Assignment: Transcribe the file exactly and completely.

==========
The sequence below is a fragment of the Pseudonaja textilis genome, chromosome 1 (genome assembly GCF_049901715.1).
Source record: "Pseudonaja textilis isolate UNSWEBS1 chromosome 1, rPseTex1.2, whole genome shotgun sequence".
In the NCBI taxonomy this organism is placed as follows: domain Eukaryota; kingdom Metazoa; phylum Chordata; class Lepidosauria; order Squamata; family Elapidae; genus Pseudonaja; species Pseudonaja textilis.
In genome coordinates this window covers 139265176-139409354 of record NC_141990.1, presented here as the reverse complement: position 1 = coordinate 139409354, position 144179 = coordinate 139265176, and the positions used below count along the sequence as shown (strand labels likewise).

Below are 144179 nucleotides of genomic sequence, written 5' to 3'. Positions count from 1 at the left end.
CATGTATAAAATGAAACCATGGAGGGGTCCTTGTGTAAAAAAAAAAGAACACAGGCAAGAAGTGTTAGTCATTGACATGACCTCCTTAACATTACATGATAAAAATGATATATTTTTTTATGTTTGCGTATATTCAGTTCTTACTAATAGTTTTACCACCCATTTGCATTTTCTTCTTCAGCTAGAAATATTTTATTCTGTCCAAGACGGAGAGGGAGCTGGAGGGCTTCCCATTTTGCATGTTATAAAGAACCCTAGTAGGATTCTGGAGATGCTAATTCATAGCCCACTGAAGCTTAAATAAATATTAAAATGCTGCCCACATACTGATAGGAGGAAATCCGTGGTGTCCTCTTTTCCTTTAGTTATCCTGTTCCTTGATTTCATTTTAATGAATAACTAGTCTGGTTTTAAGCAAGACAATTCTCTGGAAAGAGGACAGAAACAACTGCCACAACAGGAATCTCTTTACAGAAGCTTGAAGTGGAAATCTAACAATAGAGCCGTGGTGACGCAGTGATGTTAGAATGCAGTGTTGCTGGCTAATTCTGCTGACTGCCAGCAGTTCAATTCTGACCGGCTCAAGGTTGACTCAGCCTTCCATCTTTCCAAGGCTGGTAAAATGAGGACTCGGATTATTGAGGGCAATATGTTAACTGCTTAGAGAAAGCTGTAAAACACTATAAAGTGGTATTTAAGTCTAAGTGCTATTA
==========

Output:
The sequence below is a fragment of the Pseudonaja textilis genome, chromosome 1 (genome assembly GCF_049901715.1).
Source record: "Pseudonaja textilis isolate UNSWEBS1 chromosome 1, rPseTex1.2, whole genome shotgun sequence".
In the NCBI taxonomy this organism is placed as follows: domain Eukaryota; kingdom Metazoa; phylum Chordata; class Lepidosauria; order Squamata; family Elapidae; genus Pseudonaja; species Pseudonaja textilis.
In genome coordinates this window covers 139265176-139409354 of record NC_141990.1, presented here as the reverse complement: position 1 = coordinate 139409354, position 144179 = coordinate 139265176, and the positions used below count along the sequence as shown (strand labels likewise).

Below are 144179 nucleotides of genomic sequence, written 5' to 3'. Positions count from 1 at the left end.
CATGTATAAAATGAAACCATGGAGGGGTCCTTGTGTAAAAAAAAAAGAACACAGGCAAGAAGTGTTAGTCATTGACATGACCTCCTTAACATTACATGATAAAAATGATATATTTTTTTATGTTTGCGTATATTCAGTTCTTACTAATAGTTTTACCACCCATTTGCATTTTCTTCTTCAGCTAGAAATATTTTATTCTGTCCAAGACGGAGAGGGAGCTGGAGGGCTTCCCATTTTGCATGTTATAAAGAACCCTAGTAGGATTCTGGAGATGCTAATTCATAGCCCACTGAAGCTTAAATAAATATTAAAATGCTGCCCACATACTGATAGGAGGAAATCCGTGGTGTCCTCTTTTCCTTTAGTTATCCTGTTCCTTGATTTCATTTTAATGAATAACTAGTCTGGTTTTAAGCAAGACAATTCTCTGGAAAGAGGACAGAAACAACTGCCACAACAGGAATCTCTTTACAGAAGCTTGAAGTGGAAATCTAACAATAGAGCCGTGGTGACGCAGTGATGTTAGAATGCAGTGTTGCTGGCTAATTCTGCTGACTGCCAGCAGTTCAATTCTGACCGGCTCAAGGTTGACTCAGCCTTCCATCTTTCCAAGGCTGGTAAAATGAGGACTCGGATTATTGAGGGCAATATGTTAACTGCTTAGAGAAAGCTGTAAAACACTATAAAGTGGTATTTAAGTCTAAGTGCTATTA